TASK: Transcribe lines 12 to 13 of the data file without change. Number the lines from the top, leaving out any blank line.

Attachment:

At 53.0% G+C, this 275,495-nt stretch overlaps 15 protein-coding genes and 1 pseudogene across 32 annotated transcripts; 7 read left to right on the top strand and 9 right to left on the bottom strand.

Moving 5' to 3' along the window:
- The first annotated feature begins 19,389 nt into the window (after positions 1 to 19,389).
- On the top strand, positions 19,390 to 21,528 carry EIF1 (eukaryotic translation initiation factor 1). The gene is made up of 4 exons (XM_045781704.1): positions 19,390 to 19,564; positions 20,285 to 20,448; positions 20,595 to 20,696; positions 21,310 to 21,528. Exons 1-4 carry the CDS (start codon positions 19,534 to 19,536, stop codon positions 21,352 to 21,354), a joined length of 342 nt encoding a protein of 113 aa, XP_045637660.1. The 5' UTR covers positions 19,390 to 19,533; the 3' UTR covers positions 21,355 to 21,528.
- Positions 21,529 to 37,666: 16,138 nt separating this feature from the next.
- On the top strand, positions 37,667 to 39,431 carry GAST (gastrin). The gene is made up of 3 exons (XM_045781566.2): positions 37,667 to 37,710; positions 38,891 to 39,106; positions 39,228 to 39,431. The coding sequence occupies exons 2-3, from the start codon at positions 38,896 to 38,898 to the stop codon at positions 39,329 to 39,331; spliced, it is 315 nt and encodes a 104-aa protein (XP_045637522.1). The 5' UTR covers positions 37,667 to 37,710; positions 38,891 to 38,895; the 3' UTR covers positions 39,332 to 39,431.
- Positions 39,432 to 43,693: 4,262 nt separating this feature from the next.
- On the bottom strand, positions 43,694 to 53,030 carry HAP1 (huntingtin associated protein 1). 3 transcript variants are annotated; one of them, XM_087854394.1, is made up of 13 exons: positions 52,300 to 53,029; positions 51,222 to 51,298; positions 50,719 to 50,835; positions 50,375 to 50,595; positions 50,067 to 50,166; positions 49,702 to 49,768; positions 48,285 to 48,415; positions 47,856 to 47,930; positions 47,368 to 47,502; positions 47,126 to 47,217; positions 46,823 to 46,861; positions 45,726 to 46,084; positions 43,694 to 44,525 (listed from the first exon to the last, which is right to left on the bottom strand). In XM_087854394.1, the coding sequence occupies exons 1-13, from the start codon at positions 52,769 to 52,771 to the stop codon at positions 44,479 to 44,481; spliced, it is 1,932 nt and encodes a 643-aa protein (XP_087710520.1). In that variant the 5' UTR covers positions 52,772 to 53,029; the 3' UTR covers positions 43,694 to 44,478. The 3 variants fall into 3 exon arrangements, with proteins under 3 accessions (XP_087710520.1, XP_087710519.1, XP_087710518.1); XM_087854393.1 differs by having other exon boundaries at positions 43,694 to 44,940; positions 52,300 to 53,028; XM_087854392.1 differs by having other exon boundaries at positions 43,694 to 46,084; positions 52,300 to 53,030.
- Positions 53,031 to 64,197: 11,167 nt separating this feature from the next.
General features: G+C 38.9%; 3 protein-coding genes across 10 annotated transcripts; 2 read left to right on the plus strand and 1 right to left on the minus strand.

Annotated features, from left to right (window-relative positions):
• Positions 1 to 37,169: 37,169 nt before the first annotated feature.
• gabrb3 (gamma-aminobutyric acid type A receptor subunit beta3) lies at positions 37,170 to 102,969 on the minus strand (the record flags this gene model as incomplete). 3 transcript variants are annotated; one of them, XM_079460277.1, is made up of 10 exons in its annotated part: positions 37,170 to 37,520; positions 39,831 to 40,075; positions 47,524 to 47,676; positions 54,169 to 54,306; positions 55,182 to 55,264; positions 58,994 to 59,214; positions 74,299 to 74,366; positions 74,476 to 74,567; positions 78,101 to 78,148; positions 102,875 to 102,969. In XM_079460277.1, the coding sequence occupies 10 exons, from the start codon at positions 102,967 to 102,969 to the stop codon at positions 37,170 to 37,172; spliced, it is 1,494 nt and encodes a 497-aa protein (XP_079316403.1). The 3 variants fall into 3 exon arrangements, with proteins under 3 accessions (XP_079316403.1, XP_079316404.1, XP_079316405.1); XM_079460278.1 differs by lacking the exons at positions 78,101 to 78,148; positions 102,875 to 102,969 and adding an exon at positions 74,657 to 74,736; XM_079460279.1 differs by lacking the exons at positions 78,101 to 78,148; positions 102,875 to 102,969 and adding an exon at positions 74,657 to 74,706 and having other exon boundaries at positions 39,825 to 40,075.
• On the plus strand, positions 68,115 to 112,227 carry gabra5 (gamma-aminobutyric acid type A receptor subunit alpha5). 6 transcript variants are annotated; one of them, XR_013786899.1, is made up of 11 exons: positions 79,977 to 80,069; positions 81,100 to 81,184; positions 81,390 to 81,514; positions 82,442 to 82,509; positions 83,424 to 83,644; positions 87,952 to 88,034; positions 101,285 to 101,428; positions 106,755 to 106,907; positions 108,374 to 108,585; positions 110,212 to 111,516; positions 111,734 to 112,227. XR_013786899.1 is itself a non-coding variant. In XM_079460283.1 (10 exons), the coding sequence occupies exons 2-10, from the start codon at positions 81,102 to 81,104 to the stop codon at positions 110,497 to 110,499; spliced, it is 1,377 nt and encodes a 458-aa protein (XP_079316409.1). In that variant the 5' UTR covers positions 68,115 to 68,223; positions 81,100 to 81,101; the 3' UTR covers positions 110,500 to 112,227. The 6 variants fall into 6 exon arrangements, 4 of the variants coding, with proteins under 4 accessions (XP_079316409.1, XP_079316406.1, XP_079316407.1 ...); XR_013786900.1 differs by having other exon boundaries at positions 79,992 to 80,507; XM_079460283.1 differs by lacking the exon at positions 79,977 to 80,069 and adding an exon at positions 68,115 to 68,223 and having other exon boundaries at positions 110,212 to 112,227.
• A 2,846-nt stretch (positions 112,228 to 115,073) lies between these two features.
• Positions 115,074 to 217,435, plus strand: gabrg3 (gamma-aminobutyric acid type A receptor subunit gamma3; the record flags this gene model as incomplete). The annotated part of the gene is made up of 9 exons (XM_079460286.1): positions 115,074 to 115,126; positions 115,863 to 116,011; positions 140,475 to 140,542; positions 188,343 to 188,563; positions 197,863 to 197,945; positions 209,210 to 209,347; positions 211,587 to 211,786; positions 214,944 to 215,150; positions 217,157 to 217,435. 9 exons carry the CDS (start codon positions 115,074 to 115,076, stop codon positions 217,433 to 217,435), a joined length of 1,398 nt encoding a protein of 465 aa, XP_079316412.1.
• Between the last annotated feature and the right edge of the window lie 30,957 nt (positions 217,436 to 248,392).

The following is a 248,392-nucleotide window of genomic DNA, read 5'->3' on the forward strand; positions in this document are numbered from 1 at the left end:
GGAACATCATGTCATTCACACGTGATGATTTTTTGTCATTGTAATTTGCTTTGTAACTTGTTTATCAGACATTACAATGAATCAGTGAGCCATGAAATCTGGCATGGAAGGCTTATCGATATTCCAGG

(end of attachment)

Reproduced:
• Positions 1 to 37,169: 37,169 nt before the first annotated feature.
• gabrb3 (gamma-aminobutyric acid type A receptor subunit beta3) lies at positions 37,170 to 102,969 on the minus strand (the record flags this gene model as incomplete). 3 transcript variants are annotated; one of them, XM_079460277.1, is made up of 10 exons in its annotated part: positions 37,170 to 37,520; positions 39,831 to 40,075; positions 47,524 to 47,676; positions 54,169 to 54,306; positions 55,182 to 55,264; positions 58,994 to 59,214; positions 74,299 to 74,366; positions 74,476 to 74,567; positions 78,101 to 78,148; positions 102,875 to 102,969. In XM_079460277.1, the coding sequence occupies 10 exons, from the start codon at positions 102,967 to 102,969 to the stop codon at positions 37,170 to 37,172; spliced, it is 1,494 nt and encodes a 497-aa protein (XP_079316403.1). The 3 variants fall into 3 exon arrangements, with proteins under 3 accessions (XP_079316403.1, XP_079316404.1, XP_079316405.1); XM_079460278.1 differs by lacking the exons at positions 78,101 to 78,148; positions 102,875 to 102,969 and adding an exon at positions 74,657 to 74,736; XM_079460279.1 differs by lacking the exons at positions 78,101 to 78,148; positions 102,875 to 102,969 and adding an exon at positions 74,657 to 74,706 and having other exon boundaries at positions 39,825 to 40,075.